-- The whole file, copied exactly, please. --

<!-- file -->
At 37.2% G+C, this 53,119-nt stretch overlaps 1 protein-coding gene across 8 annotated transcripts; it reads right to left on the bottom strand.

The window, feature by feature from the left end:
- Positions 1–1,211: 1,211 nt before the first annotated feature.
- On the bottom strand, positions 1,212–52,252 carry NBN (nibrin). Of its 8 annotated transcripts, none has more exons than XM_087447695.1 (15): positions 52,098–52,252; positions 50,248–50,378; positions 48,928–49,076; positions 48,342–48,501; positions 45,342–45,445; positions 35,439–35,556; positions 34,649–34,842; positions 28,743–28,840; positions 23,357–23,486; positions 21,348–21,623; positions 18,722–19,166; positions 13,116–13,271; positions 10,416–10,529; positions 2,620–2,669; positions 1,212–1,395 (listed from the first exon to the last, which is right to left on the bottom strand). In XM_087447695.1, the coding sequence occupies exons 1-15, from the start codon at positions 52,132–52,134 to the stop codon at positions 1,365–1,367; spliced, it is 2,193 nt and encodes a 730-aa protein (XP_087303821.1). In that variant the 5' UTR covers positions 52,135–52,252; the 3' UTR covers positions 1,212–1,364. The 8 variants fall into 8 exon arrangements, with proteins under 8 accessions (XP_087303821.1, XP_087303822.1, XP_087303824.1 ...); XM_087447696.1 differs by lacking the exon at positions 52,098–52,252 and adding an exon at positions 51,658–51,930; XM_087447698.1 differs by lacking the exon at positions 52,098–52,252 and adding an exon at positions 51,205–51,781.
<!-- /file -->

At 37.2% G+C, this 53,119-nt stretch overlaps 1 protein-coding gene across 8 annotated transcripts; it reads right to left on the bottom strand.

The window, feature by feature from the left end:
- Positions 1–1,211: 1,211 nt before the first annotated feature.
- On the bottom strand, positions 1,212–52,252 carry NBN (nibrin). Of its 8 annotated transcripts, none has more exons than XM_087447695.1 (15): positions 52,098–52,252; positions 50,248–50,378; positions 48,928–49,076; positions 48,342–48,501; positions 45,342–45,445; positions 35,439–35,556; positions 34,649–34,842; positions 28,743–28,840; positions 23,357–23,486; positions 21,348–21,623; positions 18,722–19,166; positions 13,116–13,271; positions 10,416–10,529; positions 2,620–2,669; positions 1,212–1,395 (listed from the first exon to the last, which is right to left on the bottom strand). In XM_087447695.1, the coding sequence occupies exons 1-15, from the start codon at positions 52,132–52,134 to the stop codon at positions 1,365–1,367; spliced, it is 2,193 nt and encodes a 730-aa protein (XP_087303821.1). In that variant the 5' UTR covers positions 52,135–52,252; the 3' UTR covers positions 1,212–1,364. The 8 variants fall into 8 exon arrangements, with proteins under 8 accessions (XP_087303821.1, XP_087303822.1, XP_087303824.1 ...); XM_087447696.1 differs by lacking the exon at positions 52,098–52,252 and adding an exon at positions 51,658–51,930; XM_087447698.1 differs by lacking the exon at positions 52,098–52,252 and adding an exon at positions 51,205–51,781.